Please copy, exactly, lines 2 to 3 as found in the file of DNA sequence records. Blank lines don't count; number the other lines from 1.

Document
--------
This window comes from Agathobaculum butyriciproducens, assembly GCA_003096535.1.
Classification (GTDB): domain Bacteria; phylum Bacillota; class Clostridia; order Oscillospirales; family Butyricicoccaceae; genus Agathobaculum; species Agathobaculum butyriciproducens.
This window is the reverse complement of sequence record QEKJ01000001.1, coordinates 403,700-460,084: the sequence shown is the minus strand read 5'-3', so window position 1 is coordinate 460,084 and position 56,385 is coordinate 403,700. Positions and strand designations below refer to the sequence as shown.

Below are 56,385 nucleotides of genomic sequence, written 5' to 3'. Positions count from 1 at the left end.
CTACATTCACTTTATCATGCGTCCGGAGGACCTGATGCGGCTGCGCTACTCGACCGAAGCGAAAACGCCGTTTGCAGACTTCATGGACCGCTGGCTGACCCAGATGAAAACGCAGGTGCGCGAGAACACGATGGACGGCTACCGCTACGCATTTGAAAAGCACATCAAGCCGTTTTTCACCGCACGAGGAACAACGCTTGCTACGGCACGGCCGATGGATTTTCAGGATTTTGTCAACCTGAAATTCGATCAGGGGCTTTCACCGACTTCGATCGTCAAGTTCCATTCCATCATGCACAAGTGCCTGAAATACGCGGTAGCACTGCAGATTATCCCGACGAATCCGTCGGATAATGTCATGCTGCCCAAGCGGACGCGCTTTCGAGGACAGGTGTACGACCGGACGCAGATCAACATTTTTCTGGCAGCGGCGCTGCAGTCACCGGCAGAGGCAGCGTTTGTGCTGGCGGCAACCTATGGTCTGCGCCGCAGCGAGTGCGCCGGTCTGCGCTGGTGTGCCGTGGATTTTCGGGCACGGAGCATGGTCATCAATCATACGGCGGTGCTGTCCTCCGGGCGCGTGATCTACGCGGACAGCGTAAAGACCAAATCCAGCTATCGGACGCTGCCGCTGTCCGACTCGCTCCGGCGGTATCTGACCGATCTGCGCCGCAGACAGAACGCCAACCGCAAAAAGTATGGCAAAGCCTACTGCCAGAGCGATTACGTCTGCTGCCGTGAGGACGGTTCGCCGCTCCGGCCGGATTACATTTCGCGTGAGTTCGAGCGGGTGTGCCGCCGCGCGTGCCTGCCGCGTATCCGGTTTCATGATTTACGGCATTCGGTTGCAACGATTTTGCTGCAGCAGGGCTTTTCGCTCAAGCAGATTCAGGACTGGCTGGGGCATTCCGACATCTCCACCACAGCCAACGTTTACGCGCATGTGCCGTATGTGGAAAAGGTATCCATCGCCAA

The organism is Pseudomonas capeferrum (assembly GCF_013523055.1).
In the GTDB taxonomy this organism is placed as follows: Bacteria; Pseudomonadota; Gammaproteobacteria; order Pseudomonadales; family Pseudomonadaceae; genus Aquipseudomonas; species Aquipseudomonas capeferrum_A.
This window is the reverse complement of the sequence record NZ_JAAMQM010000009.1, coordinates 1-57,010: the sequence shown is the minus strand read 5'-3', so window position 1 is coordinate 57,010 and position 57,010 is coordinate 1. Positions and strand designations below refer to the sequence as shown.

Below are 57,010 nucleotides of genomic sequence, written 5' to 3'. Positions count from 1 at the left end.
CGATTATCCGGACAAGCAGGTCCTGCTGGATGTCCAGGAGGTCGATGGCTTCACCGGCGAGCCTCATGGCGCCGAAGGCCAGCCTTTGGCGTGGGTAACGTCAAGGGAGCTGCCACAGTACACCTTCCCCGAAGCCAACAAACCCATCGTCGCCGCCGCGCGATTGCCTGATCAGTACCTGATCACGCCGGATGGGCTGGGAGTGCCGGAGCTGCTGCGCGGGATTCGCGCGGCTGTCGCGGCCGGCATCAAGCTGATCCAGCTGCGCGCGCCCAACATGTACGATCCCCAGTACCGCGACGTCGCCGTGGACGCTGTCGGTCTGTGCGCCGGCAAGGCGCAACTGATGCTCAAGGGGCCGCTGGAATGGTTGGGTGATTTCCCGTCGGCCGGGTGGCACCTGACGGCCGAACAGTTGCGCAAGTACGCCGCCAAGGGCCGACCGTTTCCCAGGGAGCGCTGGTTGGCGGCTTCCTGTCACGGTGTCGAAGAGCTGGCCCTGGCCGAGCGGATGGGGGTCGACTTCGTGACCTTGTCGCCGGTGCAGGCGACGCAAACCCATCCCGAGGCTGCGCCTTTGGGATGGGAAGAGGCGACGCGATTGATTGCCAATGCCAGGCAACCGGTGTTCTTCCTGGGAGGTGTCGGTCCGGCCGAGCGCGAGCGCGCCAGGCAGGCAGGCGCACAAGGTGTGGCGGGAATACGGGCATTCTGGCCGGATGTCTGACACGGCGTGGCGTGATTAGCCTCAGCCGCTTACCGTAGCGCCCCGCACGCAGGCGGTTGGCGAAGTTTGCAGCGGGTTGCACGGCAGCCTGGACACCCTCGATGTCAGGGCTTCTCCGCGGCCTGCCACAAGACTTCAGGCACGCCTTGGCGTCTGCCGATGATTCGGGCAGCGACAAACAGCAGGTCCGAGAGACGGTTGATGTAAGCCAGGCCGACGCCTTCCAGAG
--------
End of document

Classification (GTDB): domain Bacteria; phylum Bacillota; class Clostridia; order Oscillospirales; family Butyricicoccaceae; genus Agathobaculum; species Agathobaculum butyriciproducens.
This window is the reverse complement of sequence record QEKJ01000001.1, coordinates 403,700-460,084: the sequence shown is the minus strand read 5'-3', so window position 1 is coordinate 460,084 and position 56,385 is coordinate 403,700. Positions and strand designations below refer to the sequence as shown.